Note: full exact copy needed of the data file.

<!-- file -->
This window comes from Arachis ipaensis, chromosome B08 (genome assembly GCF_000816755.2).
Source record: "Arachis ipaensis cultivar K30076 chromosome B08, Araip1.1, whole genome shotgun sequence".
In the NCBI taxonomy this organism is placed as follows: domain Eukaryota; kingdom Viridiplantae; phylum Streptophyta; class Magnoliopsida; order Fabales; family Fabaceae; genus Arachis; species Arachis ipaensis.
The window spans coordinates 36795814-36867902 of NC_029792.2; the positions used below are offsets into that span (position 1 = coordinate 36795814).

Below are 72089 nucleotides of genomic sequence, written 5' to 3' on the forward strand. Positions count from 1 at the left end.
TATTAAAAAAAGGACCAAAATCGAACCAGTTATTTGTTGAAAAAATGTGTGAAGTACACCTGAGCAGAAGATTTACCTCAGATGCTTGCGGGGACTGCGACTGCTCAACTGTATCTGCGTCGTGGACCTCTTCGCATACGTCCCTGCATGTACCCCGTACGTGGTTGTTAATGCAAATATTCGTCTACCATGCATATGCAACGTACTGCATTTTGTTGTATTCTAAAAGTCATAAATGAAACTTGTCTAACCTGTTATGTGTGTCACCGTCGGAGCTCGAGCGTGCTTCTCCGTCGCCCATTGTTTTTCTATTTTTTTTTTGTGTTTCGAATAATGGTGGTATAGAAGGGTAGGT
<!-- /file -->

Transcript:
This window comes from Arachis ipaensis, chromosome B08 (genome assembly GCF_000816755.2).
Source record: "Arachis ipaensis cultivar K30076 chromosome B08, Araip1.1, whole genome shotgun sequence".
In the NCBI taxonomy this organism is placed as follows: domain Eukaryota; kingdom Viridiplantae; phylum Streptophyta; class Magnoliopsida; order Fabales; family Fabaceae; genus Arachis; species Arachis ipaensis.
The window spans coordinates 36795814-36867902 of NC_029792.2; the positions used below are offsets into that span (position 1 = coordinate 36795814).

Below are 72089 nucleotides of genomic sequence, written 5' to 3' on the forward strand. Positions count from 1 at the left end.
TATTAAAAAAAGGACCAAAATCGAACCAGTTATTTGTTGAAAAAATGTGTGAAGTACACCTGAGCAGAAGATTTACCTCAGATGCTTGCGGGGACTGCGACTGCTCAACTGTATCTGCGTCGTGGACCTCTTCGCATACGTCCCTGCATGTACCCCGTACGTGGTTGTTAATGCAAATATTCGTCTACCATGCATATGCAACGTACTGCATTTTGTTGTATTCTAAAAGTCATAAATGAAACTTGTCTAACCTGTTATGTGTGTCACCGTCGGAGCTCGAGCGTGCTTCTCCGTCGCCCATTGTTTTTCTATTTTTTTTTTGTGTTTCGAATAATGGTGGTATAGAAGGGTAGGT